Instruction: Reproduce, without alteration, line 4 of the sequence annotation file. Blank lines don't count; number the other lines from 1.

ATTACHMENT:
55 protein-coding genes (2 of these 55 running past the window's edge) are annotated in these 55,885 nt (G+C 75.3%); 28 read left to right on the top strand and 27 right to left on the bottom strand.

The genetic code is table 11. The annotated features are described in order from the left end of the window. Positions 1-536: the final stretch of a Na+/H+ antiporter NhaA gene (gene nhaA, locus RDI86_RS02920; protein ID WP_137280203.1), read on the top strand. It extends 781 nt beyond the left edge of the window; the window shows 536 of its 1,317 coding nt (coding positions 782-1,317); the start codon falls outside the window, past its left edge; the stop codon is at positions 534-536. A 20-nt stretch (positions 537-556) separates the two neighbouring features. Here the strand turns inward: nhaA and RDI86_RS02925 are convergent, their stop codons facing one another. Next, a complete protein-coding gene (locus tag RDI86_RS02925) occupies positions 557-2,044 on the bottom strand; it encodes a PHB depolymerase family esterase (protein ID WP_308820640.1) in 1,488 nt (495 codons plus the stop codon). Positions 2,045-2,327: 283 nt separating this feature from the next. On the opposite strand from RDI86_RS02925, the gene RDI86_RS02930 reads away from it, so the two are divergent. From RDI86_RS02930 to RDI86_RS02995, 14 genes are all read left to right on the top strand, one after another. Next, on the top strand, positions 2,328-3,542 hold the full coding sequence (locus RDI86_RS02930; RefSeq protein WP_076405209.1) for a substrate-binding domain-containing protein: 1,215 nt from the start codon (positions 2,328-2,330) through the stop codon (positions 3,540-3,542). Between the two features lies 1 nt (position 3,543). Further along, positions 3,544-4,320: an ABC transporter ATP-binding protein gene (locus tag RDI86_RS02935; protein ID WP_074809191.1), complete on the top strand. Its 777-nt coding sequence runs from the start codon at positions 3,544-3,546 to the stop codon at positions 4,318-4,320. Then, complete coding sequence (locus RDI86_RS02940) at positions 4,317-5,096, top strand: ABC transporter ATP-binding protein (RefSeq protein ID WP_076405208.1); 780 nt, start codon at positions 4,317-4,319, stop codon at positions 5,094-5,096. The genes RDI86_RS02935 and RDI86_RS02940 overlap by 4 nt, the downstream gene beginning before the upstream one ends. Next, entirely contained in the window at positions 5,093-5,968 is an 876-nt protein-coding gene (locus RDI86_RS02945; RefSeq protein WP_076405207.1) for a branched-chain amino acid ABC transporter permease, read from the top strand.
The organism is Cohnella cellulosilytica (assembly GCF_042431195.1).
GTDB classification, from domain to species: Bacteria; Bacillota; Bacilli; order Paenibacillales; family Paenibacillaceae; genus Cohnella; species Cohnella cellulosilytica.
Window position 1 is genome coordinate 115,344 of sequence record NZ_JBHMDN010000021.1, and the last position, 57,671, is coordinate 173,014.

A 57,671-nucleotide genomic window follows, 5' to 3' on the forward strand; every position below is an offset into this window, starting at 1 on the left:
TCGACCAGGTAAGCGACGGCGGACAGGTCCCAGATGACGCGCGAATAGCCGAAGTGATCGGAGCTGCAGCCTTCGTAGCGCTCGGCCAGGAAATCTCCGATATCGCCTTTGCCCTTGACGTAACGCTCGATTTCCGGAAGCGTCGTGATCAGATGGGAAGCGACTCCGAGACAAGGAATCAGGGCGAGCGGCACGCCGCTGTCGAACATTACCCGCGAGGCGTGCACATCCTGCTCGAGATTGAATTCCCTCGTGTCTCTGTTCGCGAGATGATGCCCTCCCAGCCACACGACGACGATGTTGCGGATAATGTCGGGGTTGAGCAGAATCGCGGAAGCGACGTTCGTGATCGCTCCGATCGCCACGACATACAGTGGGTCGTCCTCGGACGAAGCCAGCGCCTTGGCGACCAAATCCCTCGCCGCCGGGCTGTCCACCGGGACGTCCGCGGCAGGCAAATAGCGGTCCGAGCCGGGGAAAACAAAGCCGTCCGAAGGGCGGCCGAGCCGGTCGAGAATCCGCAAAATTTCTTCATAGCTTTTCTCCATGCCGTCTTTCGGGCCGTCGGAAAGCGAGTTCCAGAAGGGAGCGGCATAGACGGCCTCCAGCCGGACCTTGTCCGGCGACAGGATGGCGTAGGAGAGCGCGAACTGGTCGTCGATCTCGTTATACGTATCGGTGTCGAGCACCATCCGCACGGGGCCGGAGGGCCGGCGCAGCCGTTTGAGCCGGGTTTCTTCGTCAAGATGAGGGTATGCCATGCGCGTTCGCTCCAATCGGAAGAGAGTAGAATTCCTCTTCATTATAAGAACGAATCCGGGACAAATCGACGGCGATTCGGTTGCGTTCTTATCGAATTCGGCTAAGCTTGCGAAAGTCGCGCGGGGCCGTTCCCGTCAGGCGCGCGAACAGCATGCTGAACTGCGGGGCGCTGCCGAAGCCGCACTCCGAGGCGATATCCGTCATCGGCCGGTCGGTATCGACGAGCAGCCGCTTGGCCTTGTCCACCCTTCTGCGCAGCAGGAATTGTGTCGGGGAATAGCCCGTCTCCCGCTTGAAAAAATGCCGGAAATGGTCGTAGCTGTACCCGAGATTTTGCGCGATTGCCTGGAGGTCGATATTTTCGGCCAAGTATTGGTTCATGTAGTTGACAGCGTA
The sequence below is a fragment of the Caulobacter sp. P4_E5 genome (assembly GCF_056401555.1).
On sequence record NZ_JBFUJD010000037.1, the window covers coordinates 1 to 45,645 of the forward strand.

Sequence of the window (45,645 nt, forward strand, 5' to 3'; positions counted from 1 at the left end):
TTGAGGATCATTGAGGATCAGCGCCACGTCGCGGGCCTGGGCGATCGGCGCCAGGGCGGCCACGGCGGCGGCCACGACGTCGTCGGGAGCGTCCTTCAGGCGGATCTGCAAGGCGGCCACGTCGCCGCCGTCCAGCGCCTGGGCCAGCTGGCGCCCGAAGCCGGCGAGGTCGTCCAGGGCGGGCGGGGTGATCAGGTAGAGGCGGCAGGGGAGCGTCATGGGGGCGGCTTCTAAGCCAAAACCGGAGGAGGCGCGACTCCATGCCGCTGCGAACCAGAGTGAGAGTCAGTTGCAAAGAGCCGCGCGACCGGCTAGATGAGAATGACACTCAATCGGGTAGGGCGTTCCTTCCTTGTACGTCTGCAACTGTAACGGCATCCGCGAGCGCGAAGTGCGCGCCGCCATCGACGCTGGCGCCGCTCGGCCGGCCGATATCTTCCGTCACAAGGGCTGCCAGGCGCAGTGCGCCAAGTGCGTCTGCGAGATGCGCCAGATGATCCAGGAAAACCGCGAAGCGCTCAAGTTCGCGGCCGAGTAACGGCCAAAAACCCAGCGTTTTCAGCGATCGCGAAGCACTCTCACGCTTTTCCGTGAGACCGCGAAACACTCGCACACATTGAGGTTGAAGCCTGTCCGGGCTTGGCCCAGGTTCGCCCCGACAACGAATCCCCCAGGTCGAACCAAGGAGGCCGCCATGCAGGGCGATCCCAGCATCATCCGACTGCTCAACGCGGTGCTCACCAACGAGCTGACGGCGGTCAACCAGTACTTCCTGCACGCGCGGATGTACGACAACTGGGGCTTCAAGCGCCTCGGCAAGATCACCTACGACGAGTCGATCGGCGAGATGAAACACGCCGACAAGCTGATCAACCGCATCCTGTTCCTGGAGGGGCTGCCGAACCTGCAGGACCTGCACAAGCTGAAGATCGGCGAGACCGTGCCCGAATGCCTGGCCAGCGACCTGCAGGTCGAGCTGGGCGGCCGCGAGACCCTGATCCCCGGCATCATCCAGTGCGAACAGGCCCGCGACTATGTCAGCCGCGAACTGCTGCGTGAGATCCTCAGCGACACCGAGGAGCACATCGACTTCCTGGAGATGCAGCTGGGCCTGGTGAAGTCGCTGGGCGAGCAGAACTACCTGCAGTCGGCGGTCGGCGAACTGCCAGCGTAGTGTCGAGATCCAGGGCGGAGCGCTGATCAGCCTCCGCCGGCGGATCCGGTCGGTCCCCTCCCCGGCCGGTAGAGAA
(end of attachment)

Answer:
GTDB classification, from domain to species: Bacteria; Bacillota; Bacilli; order Paenibacillales; family Paenibacillaceae; genus Cohnella; species Cohnella cellulosilytica.